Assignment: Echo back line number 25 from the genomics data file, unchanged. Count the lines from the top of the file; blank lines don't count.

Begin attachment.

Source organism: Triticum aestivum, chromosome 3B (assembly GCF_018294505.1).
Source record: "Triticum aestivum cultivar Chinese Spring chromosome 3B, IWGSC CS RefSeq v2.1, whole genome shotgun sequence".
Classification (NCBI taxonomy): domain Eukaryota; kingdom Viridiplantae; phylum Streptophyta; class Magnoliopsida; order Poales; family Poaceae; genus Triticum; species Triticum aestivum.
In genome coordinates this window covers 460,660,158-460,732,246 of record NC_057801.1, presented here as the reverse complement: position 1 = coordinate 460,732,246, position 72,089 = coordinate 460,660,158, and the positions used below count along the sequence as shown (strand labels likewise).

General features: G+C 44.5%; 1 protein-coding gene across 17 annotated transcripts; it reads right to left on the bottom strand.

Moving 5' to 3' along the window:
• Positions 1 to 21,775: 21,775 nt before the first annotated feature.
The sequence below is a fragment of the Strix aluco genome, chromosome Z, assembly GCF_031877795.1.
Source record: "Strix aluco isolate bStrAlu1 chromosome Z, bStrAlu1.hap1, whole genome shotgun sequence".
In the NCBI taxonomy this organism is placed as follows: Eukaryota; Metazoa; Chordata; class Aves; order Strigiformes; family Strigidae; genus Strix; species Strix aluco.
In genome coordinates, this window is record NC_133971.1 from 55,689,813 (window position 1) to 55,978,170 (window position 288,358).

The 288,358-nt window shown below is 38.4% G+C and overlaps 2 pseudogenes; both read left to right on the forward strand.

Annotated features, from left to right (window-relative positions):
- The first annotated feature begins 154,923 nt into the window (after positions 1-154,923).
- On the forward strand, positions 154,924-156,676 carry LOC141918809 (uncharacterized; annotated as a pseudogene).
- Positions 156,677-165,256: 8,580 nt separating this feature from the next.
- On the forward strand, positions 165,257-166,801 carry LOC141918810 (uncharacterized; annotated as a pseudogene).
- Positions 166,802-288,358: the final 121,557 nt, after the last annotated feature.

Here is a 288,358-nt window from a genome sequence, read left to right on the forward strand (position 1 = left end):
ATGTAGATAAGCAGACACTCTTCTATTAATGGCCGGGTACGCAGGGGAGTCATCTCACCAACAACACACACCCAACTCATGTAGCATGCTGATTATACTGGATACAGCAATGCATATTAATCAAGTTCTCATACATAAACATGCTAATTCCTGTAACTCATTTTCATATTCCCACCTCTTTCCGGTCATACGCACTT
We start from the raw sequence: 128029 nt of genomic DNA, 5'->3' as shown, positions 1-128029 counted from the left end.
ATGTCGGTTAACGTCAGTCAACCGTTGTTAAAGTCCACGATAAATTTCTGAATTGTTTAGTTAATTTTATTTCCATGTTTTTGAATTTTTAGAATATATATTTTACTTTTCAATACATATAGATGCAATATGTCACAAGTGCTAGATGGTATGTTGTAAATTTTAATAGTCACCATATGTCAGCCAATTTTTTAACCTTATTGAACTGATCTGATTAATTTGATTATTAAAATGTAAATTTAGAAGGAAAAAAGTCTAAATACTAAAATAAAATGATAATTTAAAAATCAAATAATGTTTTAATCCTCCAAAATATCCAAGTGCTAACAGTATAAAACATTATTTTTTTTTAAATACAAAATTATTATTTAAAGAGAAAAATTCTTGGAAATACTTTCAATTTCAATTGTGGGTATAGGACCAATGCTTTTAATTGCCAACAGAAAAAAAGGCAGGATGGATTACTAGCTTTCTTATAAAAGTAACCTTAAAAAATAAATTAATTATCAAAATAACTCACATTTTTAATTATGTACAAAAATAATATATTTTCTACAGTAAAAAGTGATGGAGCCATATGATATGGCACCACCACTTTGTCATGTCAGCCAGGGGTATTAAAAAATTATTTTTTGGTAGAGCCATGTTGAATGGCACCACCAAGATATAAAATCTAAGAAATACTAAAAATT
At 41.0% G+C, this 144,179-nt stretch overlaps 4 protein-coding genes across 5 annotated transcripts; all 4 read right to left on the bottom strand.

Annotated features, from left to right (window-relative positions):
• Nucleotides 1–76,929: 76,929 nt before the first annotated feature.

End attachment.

• Nucleotides 1–76,929: 76,929 nt before the first annotated feature.